« Reply #49 on: December 08, 2016, 06:38:48 PM »

Mags
These fellows[and gals] took snapshots too

https://futurism.com/it-took-over-200-years-but-scientists-finally-figured-out-how-water-conducts-electricity/

how wonderful to see the mechanism at work ....

@ this was shared by Giantkiller at OUR last week.


thx

Chet K


Interesting read. It kinda goes along with the way I approached the work of Stanley Meyer in that I figured main stream science must have missed something in it's understanding of water and life sciences in general. As such I found something that was overlooked and that was how plants actually break the bonds of the water molecules. It turns out that water molecules are even being broken down in a thunder storm practically the same way Meyer had figured out how to break the bonds of the water molecules outside of Dr. Faraday's electrolysis method.


My findings show there is another way to break the bonds of the water molecules outside of Dr. Faraday's electrolysis method that is far more efficient than energy the requirements for electrolysis. The science I uncovered will lead to a whole new era of scientific discovery. Water the stuff we all know but know so little about is now being figured out which will improve our understanding of the way things work in this world as it basically takes the magic out of the equation for magic is just science we don't fully understand yet.


Thanks for the post

Free Energy | searching for free energy and discussing free energy

Re: TinMan's "Over Faraday HV HHO production"
« Reply #49 on: December 08, 2016, 06:38:48 PM »
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Offline massive

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Re: TinMan's "Over Faraday HV HHO production"
« Reply #50 on: December 08, 2016, 06:53:03 PM »
...tell ye what , I second that  ^^^   ;0)  lol
« Last Edit: December 09, 2016, 01:38:36 AM by massive »

Offline gravityblock

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Re: TinMan's "Over Faraday HV HHO production"
« Reply #51 on: December 09, 2016, 07:45:26 AM »

Mags
These fellows[and gals] took snapshots too

https://futurism.com/it-took-over-200-years-but-scientists-finally-figured-out-how-water-conducts-electricity/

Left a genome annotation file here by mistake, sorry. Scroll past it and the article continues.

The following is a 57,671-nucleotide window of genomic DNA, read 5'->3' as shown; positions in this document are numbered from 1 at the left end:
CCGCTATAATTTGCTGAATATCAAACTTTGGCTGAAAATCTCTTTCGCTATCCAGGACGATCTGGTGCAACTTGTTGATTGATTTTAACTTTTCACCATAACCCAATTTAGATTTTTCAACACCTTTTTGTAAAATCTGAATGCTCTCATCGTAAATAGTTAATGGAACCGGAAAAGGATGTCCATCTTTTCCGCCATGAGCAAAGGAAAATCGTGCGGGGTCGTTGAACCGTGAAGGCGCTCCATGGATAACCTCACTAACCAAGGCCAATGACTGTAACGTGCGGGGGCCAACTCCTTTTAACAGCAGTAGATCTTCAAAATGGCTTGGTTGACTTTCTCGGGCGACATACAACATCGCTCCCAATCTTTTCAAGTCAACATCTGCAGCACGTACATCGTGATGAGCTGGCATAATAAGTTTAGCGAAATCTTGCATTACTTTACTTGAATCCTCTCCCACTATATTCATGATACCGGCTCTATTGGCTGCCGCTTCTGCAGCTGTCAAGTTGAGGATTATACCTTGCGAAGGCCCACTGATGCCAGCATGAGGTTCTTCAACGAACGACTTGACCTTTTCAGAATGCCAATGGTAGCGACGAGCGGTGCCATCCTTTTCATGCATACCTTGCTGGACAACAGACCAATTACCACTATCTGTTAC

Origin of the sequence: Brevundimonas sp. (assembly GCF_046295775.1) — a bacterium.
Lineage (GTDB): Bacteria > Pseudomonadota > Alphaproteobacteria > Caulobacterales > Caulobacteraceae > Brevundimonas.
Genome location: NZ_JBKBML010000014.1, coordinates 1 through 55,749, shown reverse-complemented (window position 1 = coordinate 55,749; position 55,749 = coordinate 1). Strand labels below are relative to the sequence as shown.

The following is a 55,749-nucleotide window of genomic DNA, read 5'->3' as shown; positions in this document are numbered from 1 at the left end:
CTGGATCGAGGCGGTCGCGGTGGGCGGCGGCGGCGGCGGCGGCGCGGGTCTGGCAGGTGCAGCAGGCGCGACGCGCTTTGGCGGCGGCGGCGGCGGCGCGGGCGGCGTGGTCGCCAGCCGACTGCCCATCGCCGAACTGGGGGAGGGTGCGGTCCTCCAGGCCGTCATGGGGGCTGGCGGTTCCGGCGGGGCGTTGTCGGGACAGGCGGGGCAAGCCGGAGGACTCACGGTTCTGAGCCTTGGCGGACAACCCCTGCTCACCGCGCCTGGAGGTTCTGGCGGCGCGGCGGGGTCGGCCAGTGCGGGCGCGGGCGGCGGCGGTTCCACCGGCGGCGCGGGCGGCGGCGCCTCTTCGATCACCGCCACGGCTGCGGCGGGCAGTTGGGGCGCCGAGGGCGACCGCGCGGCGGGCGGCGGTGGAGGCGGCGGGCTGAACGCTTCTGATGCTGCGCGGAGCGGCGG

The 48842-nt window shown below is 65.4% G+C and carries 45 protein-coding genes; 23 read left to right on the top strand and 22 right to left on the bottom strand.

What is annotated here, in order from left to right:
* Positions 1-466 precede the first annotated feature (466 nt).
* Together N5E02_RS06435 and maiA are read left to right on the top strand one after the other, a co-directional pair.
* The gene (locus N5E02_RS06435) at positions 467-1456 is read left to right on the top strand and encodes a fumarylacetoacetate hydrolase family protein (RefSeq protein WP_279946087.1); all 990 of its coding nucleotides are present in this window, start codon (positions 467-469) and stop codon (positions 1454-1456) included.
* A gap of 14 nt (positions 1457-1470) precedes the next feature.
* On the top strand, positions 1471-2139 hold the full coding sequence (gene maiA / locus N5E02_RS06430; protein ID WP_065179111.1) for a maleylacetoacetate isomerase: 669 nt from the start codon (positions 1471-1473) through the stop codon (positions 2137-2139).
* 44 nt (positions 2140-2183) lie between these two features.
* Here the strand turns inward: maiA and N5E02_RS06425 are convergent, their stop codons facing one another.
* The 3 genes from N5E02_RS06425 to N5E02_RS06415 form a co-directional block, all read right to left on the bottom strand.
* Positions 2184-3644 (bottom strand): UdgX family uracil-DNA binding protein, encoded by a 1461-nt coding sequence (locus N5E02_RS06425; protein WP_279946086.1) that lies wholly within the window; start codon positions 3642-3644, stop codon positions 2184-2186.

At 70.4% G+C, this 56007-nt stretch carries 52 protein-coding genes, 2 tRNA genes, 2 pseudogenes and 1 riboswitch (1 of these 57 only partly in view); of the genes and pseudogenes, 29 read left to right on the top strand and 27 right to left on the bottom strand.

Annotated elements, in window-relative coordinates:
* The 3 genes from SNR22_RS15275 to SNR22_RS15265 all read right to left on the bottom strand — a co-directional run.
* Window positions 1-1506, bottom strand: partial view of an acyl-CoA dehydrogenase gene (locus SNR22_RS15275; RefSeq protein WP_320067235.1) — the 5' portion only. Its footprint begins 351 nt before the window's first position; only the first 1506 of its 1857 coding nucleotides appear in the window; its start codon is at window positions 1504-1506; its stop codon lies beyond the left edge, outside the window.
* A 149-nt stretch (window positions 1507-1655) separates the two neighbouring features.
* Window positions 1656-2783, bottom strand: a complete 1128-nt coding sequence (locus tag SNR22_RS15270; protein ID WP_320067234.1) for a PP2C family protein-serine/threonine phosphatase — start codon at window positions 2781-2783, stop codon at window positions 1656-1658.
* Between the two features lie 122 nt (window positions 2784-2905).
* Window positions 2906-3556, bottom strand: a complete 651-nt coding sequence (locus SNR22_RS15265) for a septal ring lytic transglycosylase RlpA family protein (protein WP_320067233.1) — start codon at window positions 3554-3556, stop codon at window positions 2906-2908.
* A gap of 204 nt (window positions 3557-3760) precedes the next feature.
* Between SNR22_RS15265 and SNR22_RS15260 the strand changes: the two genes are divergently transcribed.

how wonderful to see the mechanism at work ....

@ this was shared by Giantkiller at OUR last week.


thx

Chet K

The second liquid state of water occurs between 104o - 140o Fahrenheit (video).  The properties of liquid water, such as it's thermal conductivity, refractive index, conductivity, surface tension, and the dielectric constant changes within that temperature range.  Each property has a different 'crossover temperature' somewhere within this threshold, and the researchers suggest that this is because the liquid water has switched into a different phase (reference).   Temperature difference between electrodes...(Proceedings of the Faraday Society).

Gravock

Free Energy | searching for free energy and discussing free energy

Re: TinMan's "Over Faraday HV HHO production"
« Reply #51 on: December 09, 2016, 07:45:26 AM »
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Offline Magluvin

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Re: TinMan's "Over Faraday HV HHO production"
« Reply #52 on: December 09, 2016, 11:00:25 AM »


My findings show there is another way to break the bonds of the water molecules outside of Dr. Faraday's electrolysis method that is far more efficient than energy the requirements for electrolysis.

There was a guy here sometime back, years, that was trying to show us how to do hydrolysis without electrodes, but rather a test tube with a coil of wire around it at say midpoint and input a certain level at certain freq and the lye he said was a metal, and the coil induced the metal in the water solution and said it produced a profuse amount of gas. The solution he said had to be saturated to work. Nobody got it to work if I remember.

Mags

Offline citfta

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Re: TinMan's "Over Faraday HV HHO production"
« Reply #53 on: December 09, 2016, 12:41:24 PM »
For many years it was thought the only way to build a CO2 laser was to energize the gases with a spark.  But the Trumpf company in Germany found a way to do it with RF instead.  Their laser was the most efficient laser in the world back in the 1990s when I went to school on it.  I have been retired from industry for almost 10 years now so I have no idea what has been done since then.

But thinking the old way of doing something is the only way it can be done is very foolish.  Just my 2 cents or whatever.

Offline gravityblock

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Re: TinMan's "Over Faraday HV HHO production"
« Reply #54 on: December 09, 2016, 09:03:32 PM »
Hi PW

Yes,i already have a condenser,plus primary and secondary dryer's.

The water will also not rise above 30*C,as we are using a high voltage and low current.

I have seen too many video's ,where steam is poring out of the output tube,and they think it is all HHO.
No such error's will happen here.

I will also be subtracting 10% of gas volume from the end result -as an error buffer.


Brad

High voltage and low current to keep the water from transitioning and changing into it's second liquid state, which occurs between 40°C - 60°C (104°F - 140°F) appears to be the key.  More misdirection by Mainstream science (scientism).  They're always giving it to us backwards.... LOL.